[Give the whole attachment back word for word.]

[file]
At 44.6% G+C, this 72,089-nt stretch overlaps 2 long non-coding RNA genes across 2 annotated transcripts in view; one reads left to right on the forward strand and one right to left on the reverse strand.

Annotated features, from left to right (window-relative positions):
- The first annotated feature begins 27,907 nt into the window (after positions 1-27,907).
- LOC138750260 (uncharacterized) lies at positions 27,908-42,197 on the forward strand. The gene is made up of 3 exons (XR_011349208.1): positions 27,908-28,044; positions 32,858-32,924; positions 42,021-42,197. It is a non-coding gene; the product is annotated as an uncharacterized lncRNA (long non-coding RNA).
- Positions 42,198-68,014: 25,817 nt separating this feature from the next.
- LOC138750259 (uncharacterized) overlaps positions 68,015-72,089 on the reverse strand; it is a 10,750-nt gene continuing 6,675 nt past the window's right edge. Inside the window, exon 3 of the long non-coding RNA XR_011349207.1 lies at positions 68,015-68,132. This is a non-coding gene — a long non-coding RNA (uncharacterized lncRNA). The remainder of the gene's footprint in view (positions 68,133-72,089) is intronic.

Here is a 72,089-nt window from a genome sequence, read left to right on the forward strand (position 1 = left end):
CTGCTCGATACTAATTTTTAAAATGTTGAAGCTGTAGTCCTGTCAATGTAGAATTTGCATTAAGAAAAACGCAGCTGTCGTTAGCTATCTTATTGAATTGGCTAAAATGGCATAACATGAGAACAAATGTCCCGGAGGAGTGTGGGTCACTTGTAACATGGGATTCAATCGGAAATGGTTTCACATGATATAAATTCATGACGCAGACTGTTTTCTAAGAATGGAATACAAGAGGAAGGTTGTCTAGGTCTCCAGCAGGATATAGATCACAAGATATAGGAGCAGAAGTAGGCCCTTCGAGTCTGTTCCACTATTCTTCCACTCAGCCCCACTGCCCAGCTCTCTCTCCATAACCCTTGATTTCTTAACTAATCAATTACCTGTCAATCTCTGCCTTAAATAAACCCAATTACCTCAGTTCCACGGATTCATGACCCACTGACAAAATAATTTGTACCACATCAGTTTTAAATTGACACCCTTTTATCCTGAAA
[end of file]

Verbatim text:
At 44.6% G+C, this 72,089-nt stretch overlaps 2 long non-coding RNA genes across 2 annotated transcripts in view; one reads left to right on the forward strand and one right to left on the reverse strand.

Annotated features, from left to right (window-relative positions):
- The first annotated feature begins 27,907 nt into the window (after positions 1-27,907).
- LOC138750260 (uncharacterized) lies at positions 27,908-42,197 on the forward strand. The gene is made up of 3 exons (XR_011349208.1): positions 27,908-28,044; positions 32,858-32,924; positions 42,021-42,197. It is a non-coding gene; the product is annotated as an uncharacterized lncRNA (long non-coding RNA).
- Positions 42,198-68,014: 25,817 nt separating this feature from the next.
- LOC138750259 (uncharacterized) overlaps positions 68,015-72,089 on the reverse strand; it is a 10,750-nt gene continuing 6,675 nt past the window's right edge. Inside the window, exon 3 of the long non-coding RNA XR_011349207.1 lies at positions 68,015-68,132. This is a non-coding gene — a long non-coding RNA (uncharacterized lncRNA). The remainder of the gene's footprint in view (positions 68,133-72,089) is intronic.

Here is a 72,089-nt window from a genome sequence, read left to right on the forward strand (position 1 = left end):
CTGCTCGATACTAATTTTTAAAATGTTGAAGCTGTAGTCCTGTCAATGTAGAATTTGCATTAAGAAAAACGCAGCTGTCGTTAGCTATCTTATTGAATTGGCTAAAATGGCATAACATGAGAACAAATGTCCCGGAGGAGTGTGGGTCACTTGTAACATGGGATTCAATCGGAAATGGTTTCACATGATATAAATTCATGACGCAGACTGTTTTCTAAGAATGGAATACAAGAGGAAGGTTGTCTAGGTCTCCAGCAGGATATAGATCACAAGATATAGGAGCAGAAGTAGGCCCTTCGAGTCTGTTCCACTATTCTTCCACTCAGCCCCACTGCCCAGCTCTCTCTCCATAACCCTTGATTTCTTAACTAATCAATTACCTGTCAATCTCTGCCTTAAATAAACCCAATTACCTCAGTTCCACGGATTCATGACCCACTGACAAAATAATTTGTACCACATCAGTTTTAAATTGACACCCTTTTATCCTGAAA